Wednesday, July 14, 2010
Economist's Notebook: Creative Destruction, Shut-Down Conditions and Roots
Word that Roots Brewing was in trouble has been passed around for quite some time now, and recently John Foyston reported on the fact that Roots was up for sale, but it was still a bit of a shock (and quite sad) to get the word that Roots was closed for good.
But while the beer enthusiast in me is saddened, the economist in me sees this as (curiously perhaps) a sign of a very healthy beer economy in Portland. A few weeks ago I attended Greenlight Greater Portland's annual Economic Summit and, while talking to Joe Cortright, Rich Read of The Oregonian came up and we were talking about the economy and small businesses. I was quoted as saying that it doesn't bother me to see many start-ups fail and what I meant by that is that in a healthy competitive economy many new ideas will be tried, will try to find markets and will not succeed because of other better ideas or more well-run businesses. The key is that new businesses are tried - and in a healthy marketplace only the best ones will survive. Survival of the fittest if you will, but in economics we call this process of new and better ideas and businesses taking the place of established ones as 'creative destruction' and we view it as a good thing. [The term was popularized, though not coined, by Joseph Schumpeter] In Portland it is quite shocking to get bad food or bad service in a restaurant because there are so many great ones out there that if you don't do it very well, you won't last. This is a good thing. What would be bad is if we didn't see this dynamic and mediocre businesses succeeded.
Let me say straight out that Roots problems were not with the beer itself, which was fantastic, but with other aspects of the business. My own history with Roots is troubled: the only two times I went to the pub with the intent to get a meal at lunch, I found the pub closed when it was supposed to be open. I have bought their beer in the bottle many times, but I was one of the customers that got a bottle that shouldn't have been on the shelf, it was, quite simply, bad. Complaints of bad service at the brewpub abound and with so many great choices for brewpubs around town, it is not hard to see why Roots quickly found itself in trouble. The point is it probably wouldn't have been in trouble in an economy in which there was not much brewing going on, so what the closure of Roots symbolizes is that, regardless of how wonderful the beer was, there is so much other wonderful beer being produced and served in Portland. Long live Beervana, indeed.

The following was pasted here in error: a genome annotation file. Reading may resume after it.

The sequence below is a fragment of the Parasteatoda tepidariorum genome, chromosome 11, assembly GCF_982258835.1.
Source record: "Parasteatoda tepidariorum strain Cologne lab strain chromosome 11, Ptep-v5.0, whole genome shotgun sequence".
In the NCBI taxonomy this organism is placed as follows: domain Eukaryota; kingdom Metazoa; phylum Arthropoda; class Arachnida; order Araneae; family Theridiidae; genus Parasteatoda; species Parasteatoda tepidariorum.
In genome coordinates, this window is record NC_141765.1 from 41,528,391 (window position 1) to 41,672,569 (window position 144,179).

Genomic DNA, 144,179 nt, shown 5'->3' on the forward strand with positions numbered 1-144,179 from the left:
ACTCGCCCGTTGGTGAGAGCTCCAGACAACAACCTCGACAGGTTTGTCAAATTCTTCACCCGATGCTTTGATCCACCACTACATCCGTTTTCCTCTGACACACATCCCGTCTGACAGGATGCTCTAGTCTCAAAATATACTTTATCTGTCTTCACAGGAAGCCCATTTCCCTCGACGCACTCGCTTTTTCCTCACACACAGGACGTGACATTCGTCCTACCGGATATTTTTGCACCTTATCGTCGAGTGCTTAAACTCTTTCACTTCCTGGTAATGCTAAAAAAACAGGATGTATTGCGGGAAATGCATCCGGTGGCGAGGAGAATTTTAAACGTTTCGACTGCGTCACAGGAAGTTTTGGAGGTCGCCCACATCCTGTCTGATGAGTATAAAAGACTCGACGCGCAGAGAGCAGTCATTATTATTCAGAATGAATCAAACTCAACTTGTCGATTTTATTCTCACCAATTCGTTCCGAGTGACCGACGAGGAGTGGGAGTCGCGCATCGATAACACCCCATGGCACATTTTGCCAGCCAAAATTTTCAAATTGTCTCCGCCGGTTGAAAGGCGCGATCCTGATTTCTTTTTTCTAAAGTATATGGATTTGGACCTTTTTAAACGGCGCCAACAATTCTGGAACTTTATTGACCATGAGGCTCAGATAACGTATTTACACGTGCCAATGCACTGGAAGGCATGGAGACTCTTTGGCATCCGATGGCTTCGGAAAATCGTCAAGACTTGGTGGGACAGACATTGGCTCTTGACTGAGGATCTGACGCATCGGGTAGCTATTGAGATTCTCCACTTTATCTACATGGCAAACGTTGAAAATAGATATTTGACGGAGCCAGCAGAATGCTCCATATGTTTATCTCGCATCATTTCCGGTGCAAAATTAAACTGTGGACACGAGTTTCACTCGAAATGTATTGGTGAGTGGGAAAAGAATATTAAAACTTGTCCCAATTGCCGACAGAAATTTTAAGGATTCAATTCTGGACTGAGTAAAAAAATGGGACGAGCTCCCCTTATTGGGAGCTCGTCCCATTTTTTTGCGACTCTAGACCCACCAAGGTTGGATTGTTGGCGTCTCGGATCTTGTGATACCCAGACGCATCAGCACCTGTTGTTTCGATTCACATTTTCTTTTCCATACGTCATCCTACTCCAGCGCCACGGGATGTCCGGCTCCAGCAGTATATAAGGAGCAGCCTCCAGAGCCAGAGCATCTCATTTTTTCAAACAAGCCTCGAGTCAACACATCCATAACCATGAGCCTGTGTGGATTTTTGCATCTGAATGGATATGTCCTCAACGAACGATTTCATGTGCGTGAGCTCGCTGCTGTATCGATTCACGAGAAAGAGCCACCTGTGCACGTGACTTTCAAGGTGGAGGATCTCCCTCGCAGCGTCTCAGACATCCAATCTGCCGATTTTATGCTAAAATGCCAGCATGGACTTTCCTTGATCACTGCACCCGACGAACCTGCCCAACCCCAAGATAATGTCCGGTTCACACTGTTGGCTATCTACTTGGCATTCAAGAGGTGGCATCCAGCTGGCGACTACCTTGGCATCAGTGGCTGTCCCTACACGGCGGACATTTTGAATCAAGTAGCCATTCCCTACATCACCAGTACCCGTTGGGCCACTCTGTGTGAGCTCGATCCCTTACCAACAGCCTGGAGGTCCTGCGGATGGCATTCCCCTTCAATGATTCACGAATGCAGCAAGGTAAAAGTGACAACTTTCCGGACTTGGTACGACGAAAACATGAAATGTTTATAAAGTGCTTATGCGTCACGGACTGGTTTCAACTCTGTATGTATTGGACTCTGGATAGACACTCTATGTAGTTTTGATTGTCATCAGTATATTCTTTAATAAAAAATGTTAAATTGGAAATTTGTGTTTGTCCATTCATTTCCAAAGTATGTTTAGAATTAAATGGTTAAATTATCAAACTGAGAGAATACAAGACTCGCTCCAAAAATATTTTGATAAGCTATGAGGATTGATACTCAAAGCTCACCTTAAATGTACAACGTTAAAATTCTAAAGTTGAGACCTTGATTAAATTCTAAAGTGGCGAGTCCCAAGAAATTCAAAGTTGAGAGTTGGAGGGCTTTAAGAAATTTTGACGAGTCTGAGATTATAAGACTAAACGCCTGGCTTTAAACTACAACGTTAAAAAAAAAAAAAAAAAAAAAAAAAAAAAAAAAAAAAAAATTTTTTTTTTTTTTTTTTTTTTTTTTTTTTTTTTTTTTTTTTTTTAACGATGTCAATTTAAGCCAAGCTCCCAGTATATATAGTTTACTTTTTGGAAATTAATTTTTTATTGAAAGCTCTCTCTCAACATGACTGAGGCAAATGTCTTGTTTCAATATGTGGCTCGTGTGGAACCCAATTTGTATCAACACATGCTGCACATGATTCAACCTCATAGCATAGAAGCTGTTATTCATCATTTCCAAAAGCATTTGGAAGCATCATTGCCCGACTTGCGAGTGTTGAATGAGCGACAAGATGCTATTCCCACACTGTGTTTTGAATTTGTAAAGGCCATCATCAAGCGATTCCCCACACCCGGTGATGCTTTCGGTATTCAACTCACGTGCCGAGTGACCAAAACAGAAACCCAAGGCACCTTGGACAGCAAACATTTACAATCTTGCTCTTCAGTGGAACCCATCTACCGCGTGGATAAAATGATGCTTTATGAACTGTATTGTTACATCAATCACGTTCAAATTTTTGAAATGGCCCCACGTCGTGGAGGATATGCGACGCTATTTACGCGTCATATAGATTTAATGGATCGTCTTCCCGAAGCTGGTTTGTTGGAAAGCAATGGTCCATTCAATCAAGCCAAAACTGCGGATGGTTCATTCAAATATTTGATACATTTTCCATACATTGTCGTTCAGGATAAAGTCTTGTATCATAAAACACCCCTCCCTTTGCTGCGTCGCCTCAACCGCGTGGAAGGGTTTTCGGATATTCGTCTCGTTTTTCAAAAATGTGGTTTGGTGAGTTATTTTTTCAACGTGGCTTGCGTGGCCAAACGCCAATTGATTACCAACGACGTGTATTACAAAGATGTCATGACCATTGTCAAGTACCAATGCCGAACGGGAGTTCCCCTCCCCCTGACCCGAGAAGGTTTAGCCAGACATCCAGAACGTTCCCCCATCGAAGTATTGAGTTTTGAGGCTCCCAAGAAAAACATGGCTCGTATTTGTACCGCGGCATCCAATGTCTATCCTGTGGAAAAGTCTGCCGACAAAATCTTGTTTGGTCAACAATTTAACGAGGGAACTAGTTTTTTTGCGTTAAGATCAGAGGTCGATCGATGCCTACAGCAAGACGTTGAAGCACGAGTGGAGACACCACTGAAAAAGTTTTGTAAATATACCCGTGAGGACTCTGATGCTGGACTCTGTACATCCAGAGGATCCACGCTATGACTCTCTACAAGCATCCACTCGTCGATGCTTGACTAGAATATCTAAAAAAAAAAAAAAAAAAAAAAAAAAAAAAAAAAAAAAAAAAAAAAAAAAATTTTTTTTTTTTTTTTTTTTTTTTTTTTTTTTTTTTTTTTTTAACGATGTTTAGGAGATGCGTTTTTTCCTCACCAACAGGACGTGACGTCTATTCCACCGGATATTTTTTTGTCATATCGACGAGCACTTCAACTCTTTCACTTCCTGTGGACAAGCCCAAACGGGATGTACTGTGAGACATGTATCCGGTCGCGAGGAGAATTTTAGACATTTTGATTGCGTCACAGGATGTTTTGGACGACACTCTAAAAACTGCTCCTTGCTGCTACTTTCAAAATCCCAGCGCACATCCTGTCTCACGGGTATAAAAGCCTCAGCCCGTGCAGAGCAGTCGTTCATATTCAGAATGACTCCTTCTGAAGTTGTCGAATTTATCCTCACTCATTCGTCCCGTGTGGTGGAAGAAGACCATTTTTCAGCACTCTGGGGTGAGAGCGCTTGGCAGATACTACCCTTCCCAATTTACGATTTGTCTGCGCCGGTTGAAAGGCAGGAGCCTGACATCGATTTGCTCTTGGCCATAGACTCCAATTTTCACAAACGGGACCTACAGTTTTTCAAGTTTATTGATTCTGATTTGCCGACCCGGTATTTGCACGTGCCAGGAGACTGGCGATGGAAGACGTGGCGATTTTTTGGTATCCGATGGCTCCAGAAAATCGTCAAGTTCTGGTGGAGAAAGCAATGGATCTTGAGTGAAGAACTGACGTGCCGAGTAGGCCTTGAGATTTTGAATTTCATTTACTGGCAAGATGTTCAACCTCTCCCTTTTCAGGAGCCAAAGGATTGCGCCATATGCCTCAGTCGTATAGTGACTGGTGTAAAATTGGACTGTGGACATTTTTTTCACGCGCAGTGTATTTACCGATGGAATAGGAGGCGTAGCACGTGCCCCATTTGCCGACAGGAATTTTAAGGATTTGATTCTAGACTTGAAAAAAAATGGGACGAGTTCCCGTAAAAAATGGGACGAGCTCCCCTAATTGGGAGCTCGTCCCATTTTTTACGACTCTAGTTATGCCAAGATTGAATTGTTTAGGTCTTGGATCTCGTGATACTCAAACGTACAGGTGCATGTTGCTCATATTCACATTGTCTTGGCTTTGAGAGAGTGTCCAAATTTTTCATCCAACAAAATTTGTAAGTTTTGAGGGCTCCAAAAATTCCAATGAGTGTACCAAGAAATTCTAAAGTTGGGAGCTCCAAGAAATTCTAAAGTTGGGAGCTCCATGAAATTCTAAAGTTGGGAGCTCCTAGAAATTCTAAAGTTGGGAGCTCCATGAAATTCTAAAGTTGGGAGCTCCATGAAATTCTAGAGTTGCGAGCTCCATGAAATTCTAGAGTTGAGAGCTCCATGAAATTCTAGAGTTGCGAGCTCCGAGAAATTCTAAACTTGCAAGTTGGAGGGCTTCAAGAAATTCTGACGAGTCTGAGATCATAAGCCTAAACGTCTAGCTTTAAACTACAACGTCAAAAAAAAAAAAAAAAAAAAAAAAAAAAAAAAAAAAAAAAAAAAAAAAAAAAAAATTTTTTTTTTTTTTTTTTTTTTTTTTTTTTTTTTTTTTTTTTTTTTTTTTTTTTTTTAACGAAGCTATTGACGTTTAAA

The other thing that Roots' demise made me think of is the example of short-run and long-run shut down conditions that we typically talk about in a variety of economics classes, especially intermediate micro. In econo-speak the short-run is any amount of time in which there are fixed costs. Take for example a lease on a building in SE Portland: if you sign a one-year lease and you are on the hook for the lease payment regardless if your business is open or not. In this case, it may make sense to keep the business running even if you are loosing money. Why? Well, if you are able to cover your variable costs (labor, electricity, inputs, etc.) and part of your fixed costs (maybe one-half of your lease payment) it is better than shutting down and having to pay your entire fixed cost without any revenue. In the long-run (a time period in which there are no fixed costs) you would shut down, because you would not renew the lease and so negative profits are a sufficient shut-down condition.
It would be great to see Roots rise again, perhaps as a commercial brewery only, but with the rapidly evolving dynamic of the local beer scene, it is hard to see Roots capturing the attention of the local beer crowd again. Just like a chef who closes a restaurant, it may be time for Craig Nicholls to re-invent himself and his beer company. And I think Roots will be far from the last brewery to close locally, with so many new places opening up, the forces of creative destruction will be pretty fierce. Even though craft beer continues to whittle away at the market share of the macro-brewers, it is likely that the struggles to find shelf-space, tap handles and pub crowds will become more and more intense. But just like the wonderful and creative food scene that has arisen in Portland, this dynamic is likely to create better and better beers and pubs. So embrace it, I say.